Why brands need to recreate the natural link between fans and players
This is a guest post by Will Ingham, Founder and Creative Director of WING.
The numbers are in, and the possibility of football coming home was something of a TV phenomenon. By all accounts, nearly 20 million people tuned in to the game against Sweden, seeing Harry Kane and his mates take revenge for every lost Allen key and tiny piece of dowelling when they beat them in the World Cup Quarter Final. And our dramatic penalty shootout victory over Colombia drew a TV audience 24.4 million people which, according to Bloomberg, was the highest TV audience since the closing ceremony of the 2012 London Olympic Games.
Sport in general has always commanded huge audiences in real time. There’s nothing quite like being in the moment and, let’s be honest, it takes more than just ‘looking away now’ on a news bulletin to avoid the scores.
But this World Cup has shown just what goes into being ‘in the moment’ for fans. Despite the millions of people gathered around the TV, the 2018 World Cup has been about far more than the football.
Throughout the tournament fans have been lapping up the details. They have been following YouTubers online as they journey from one match location to another, turning it into as much a travelogue as a sports show.
Once again, Three Lions is back at number one on the charts and Jules Rimet is still gleaming. For those too young to remember, the song got its first airing when England hosted Euro ‘96. Our now great leader, Gareth Southgate, memorably fluffed his shot at goal during the semi-final penalty shootout, handing the game, and ultimately the tournament, to Germany.
Even non-fans are catching football fever. Southgate finds himself in the unexpected position as England’s hottest totty; nattily dressed and sending sales of M&S waistcoats through the roof. The savvy shop further capitalised on this by launching #waistcoatwednesday which then trended on Twitter.
Brands are playing a vital role in building and sustaining this atmosphere. It’s not about their sponsorship dollars securing the biggest logo or even a primetime ad spot. I’d challenge any but the most ardent fan to list all the national kit sponsors, official drinks or even name the top-flight products that featured on the pitch-side hoardings in the last few games.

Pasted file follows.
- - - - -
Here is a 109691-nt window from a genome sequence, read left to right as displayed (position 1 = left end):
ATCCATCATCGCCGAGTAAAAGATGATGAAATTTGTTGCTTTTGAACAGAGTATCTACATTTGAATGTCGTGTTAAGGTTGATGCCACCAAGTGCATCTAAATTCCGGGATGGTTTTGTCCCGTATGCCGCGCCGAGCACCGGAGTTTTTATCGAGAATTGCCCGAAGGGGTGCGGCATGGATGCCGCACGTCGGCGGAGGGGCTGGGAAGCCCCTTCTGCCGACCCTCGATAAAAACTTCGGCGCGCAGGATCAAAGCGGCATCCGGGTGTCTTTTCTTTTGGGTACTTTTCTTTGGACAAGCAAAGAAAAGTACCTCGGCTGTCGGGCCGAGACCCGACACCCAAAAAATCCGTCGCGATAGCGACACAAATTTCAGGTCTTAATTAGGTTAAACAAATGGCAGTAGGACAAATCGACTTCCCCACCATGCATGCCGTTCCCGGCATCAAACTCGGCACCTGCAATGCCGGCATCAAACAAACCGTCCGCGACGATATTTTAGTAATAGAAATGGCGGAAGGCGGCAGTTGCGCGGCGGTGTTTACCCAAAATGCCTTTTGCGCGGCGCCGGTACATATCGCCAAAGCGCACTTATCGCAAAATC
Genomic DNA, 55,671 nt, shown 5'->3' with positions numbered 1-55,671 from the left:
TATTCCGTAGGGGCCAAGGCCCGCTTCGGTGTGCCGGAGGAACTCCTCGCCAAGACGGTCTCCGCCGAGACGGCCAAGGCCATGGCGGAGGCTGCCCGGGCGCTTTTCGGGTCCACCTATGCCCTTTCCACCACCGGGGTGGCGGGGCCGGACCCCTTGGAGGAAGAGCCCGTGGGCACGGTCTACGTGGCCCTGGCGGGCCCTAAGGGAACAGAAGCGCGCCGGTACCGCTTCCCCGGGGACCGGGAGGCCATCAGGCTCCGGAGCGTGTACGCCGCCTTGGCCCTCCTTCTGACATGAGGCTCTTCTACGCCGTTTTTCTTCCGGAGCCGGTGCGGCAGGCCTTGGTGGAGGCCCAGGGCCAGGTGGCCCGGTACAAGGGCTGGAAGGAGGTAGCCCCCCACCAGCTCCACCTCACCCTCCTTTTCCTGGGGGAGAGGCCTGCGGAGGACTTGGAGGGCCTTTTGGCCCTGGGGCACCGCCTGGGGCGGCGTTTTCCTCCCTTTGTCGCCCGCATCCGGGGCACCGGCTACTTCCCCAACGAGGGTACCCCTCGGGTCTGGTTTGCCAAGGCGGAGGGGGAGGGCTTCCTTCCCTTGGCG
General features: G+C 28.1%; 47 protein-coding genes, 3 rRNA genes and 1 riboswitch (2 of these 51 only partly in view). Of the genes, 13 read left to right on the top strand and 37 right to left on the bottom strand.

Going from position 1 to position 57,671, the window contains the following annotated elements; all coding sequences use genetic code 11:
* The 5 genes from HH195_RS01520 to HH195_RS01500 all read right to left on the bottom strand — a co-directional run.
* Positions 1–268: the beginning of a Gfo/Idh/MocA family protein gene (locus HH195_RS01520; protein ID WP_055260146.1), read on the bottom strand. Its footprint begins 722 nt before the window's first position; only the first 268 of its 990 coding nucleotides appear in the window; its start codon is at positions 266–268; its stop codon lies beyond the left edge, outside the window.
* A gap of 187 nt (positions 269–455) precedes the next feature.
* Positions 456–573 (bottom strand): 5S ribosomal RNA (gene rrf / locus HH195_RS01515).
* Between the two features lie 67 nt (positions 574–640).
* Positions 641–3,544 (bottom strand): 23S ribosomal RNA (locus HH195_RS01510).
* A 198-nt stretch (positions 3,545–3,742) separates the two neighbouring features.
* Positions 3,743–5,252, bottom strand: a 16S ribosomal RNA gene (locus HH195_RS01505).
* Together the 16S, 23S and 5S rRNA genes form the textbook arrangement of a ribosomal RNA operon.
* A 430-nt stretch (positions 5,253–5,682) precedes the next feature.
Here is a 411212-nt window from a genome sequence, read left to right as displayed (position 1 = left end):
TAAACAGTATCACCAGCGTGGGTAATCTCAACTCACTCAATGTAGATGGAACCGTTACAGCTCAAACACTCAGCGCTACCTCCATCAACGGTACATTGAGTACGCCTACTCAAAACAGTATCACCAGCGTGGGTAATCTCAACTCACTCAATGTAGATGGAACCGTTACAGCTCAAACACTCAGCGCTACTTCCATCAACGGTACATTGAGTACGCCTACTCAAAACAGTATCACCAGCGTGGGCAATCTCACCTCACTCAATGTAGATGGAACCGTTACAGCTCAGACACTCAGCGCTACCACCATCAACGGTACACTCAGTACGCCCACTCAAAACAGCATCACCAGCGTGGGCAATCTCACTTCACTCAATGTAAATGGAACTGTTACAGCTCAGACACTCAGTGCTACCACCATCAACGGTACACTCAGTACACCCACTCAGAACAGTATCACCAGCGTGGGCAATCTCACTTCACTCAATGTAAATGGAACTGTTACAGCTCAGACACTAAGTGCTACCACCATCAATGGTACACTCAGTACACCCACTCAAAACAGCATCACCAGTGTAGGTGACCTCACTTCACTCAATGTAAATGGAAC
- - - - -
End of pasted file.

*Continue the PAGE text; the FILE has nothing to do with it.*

What fans remember – and are crying out for more of – is access. They want the story behind the boot. Where does Dele Alli get his drive? How does Kane keep his quiff standing in that heat? What is the squad’s training programme, and can us civilians have a go?
Through their investment in the sport, brands give fans that access. It’s no longer a question of a sports star giving up an afternoon’s training to glad-hand a few corporate execs and golfing chums. Instead, it’s about brands creating bespoke content that brings stars and the sport closer to them.
Authenticity must be at the heart of content; it’s a no-brainer. Both fans and sport stars are all too aware of when the game has suffered at the hands of the money men. FIFA is heavily reliant on sponsorship cash as a source of revenue but corruption scandals have seen Western brands fleeing in droves. Still wanting that powerful association with the sport? Partnering with its great (and hopefully unimpeachable) characters is a better route.
Contact comes on a sliding scale. Yes, there’s still room for the big-name sponsorship – Ronaldo, Mbappe and the big splash. Big name launches for Nike’s Mercurial boot. Lucozade remains synonymous with touchline water stops and the magic sponge.
At the other end, influencers such as Spencer FC and Joe Weller with their guerilla filming and amateur-not-amateur set-ups grab the imaginations of grassroots players and bedroom referees around the world.
But it’s in the middle where brands have the chance to play, get creative and connect. Bringing together high production values and social integration, there’s an opportunity to produce film that draws fans into footballers’ worlds.
Take Ronaldo – one of, if not the, top footballer names today. Access on a personal level is rare and precious. WING brought Castrol and Ronaldo together for an exclusive film where fan participation was key. Via Facebook, fans could select a skill for Ronaldo to perform, which he then had seconds to execute. Fans got direct access to his prowess in a high quality piece of entertainment, Castrol got access to an audience with immersive film that clearly represented its values and reinforced brand awareness.
Televised sports events like the World Cup are bringing destination telly back – if it ever really went away. Digital platforms are just a bigger opportunity for fans to get closer to the action. Brands need to look beyond the logo and focus on performance to reach the top of their league.
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